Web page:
In pictures: tracing metros from above
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Constantly running underneath the foundations of a city, metro systems are intriguing yet disorienting worlds that have existed since the mid-19th century.
While as passengers we’re naturally fascinated by the speed and efficiency with which some networks are run, on the other hand, not knowing our exact location as we pass through their tunnels can be bewildering.
Would they lose their magic if seen from above?
In 2017, this question led planning theory and urban development researcher Martin Bangratz to overlap an aerial picture of London with a realistic map of its intricate tube network.
His work in turn caught the attention of British financial services company QuickQuid, who invited Bangratz and creative studio NeoMam Studios to render six of the world’s oldest metro systems from above.
From an underground perspective, Tokyo’s metro network is certainly one of the most hectic and intricate systems in the world, serving 13 billion passengers every year. As a result, it’s no surprise that 45 of the 51 busiest metro stations in the world are located in Japan, with the capital alone boasting 179 metro stations that span throughout 195km of tracks.
Yet as hectic as it might look, Tokyo authorities have been adopting the most creative solutions to make travelling underground smoother and discourage anti-social behaviour. These include the adoption of calming coloured LED panels, jolly alert signals and subliminal noises.
Opened in 1902, Berlin’s U Bahn undergrown is the largest in Germany. Although its yellow subway cars have become iconic, the network’s honesty policy is equally emblematic.
Using the system, you won’t see gates nor inspectors at stations, so you’ll be able to easily hop on a train having purchased your ticket. But beware, if you’re caught without one more than once, chances are that you’ll join the 7,000 repeat fare evaders that end up in prison every year.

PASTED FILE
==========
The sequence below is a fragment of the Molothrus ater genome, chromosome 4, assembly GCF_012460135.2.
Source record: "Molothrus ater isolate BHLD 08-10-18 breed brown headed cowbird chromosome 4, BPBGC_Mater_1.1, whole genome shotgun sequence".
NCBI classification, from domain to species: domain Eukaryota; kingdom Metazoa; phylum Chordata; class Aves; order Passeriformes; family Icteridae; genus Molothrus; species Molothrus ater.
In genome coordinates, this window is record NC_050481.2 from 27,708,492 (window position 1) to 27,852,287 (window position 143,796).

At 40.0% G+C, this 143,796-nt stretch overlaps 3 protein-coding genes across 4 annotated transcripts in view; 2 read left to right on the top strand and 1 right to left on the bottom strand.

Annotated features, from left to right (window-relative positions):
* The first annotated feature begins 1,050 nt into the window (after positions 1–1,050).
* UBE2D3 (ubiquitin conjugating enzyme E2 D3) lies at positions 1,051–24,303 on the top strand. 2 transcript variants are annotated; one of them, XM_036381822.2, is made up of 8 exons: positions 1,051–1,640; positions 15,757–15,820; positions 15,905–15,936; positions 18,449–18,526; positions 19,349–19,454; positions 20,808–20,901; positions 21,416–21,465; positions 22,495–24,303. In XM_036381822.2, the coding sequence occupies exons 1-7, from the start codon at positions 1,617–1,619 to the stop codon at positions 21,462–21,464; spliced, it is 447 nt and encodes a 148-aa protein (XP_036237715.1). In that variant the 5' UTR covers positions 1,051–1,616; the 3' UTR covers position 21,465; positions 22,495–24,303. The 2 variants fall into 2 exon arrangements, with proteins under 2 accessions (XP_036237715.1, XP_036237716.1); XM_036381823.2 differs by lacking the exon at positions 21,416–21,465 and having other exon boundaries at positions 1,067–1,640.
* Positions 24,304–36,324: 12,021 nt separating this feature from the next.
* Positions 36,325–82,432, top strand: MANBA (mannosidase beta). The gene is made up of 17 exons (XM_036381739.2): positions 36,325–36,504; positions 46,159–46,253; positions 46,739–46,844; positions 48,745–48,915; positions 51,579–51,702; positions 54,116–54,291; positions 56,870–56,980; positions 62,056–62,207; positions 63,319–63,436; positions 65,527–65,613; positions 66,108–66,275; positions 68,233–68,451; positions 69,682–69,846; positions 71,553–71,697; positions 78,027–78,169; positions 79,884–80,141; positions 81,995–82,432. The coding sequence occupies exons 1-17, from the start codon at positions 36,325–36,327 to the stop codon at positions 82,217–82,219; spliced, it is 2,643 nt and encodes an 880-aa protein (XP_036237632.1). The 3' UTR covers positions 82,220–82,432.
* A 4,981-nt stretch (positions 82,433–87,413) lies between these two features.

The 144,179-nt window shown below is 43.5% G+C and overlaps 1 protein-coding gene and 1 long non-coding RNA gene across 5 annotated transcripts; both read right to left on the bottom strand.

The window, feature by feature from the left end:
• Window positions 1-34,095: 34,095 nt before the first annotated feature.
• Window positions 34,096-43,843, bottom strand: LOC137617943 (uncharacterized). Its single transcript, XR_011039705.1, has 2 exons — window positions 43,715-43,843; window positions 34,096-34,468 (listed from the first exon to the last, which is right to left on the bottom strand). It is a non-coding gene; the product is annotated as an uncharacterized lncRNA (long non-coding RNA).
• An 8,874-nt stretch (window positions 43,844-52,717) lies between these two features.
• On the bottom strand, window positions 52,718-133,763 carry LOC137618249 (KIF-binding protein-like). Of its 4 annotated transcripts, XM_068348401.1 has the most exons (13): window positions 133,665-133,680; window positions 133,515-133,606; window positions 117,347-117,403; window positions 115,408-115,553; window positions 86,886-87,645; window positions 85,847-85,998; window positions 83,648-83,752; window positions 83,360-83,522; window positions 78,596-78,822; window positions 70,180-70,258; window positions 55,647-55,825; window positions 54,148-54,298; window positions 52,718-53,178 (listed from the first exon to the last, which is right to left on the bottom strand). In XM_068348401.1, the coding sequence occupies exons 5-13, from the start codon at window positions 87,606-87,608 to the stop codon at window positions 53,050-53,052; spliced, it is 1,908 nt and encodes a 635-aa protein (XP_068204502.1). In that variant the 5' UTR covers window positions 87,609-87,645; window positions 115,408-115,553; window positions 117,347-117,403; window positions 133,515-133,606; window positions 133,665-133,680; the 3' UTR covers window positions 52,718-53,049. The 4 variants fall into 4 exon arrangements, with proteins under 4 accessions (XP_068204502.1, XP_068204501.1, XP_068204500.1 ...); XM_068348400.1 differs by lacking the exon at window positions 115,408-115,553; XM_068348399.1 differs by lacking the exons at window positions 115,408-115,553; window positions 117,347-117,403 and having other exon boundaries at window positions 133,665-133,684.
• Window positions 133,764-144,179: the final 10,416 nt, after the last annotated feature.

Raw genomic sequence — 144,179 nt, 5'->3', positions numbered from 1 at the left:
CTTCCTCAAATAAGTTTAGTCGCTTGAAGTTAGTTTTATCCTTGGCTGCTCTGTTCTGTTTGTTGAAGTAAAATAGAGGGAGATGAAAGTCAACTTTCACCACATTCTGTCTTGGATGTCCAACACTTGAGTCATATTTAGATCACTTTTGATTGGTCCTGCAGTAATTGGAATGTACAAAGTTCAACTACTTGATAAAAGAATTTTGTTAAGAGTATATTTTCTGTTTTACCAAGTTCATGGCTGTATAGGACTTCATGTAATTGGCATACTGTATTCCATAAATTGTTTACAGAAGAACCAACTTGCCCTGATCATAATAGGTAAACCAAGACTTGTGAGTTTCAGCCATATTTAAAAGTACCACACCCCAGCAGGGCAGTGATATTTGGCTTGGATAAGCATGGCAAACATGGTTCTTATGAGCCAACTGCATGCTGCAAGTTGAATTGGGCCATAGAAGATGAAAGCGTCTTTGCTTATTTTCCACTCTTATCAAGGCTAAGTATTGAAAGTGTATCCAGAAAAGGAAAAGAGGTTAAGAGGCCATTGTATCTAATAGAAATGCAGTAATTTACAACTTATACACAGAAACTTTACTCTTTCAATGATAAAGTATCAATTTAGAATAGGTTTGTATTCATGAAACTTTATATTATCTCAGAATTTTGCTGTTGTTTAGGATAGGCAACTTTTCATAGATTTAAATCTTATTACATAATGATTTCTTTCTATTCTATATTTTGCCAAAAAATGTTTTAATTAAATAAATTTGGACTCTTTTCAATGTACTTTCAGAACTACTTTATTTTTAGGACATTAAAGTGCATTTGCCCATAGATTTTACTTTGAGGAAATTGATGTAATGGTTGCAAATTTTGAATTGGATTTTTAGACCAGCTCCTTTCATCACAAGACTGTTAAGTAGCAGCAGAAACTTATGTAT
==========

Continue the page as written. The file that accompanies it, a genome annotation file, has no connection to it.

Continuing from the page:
Operating since 1896, the Glasgow subway system is far easier to navigate than Tokyo and Berlin as it only serves 15 stations.
Nicknamed by residents the Shoogly Train – with the verb ‘to shoogle’ in local slang meaning to rattle – the network underwent an upgrade in the 1970s and was then reopened by the Queen.
The third oldest system in the world, Glasgow’s subway connects the city’s main hubs across the River Clyde with two different lines.
Just a year younger than Glasgow’s subway, Boston’s metro was the first to be launched in the US, providing a fast connection throughout the city and a warm shelter for citizens during the snowy winter period.
The network as we know it today has been extended outside Boston to reach the nearby cities of Cambridge, Newton, Revere, and Quincy.
At the time of its planning, in late 19th century, the example set by London’s dark and dirty Tube did not initially convince Americans, who were sceptical towards adopting a similar system. However, the prospect of travelling across town without feeling cold or being submersed in snow eventually won over their hearts.
Early plans to develop a metro system in the Russian capital date back to the Tsarist era, though Moscow had to wait until 1935 to see the network inaugurated by Joseph Stalin.
The Soviet leader’s strong influence can be seen in several stations across its network, which was then partially de-Sovietised after his death.
Now the busiest mass train system in Europe, the network features over 200 stations spread over an impressive 381km of tracks, with a daily ridership of almost seven million people.
Since opening in 1969, Mexico City’s metro has passed from having one branch to 12 and today, it serves a total of 195 stations over 200km of tracks.
While it’s certainly not being the largest nor most complicated metro system in the world, it is nevertheless famous for its customer-focused services.
In fact, several trains on its line are rubber-tired, a feature that helps protect against earthquakes. Each of them also has a carriage entirely reserved for women and children designed to keep away sex pests.
Finally, every station of the network has its own identifying icon, which represents the days when literacy levels were much lower.
All pictures courtesy of QuickQuid.
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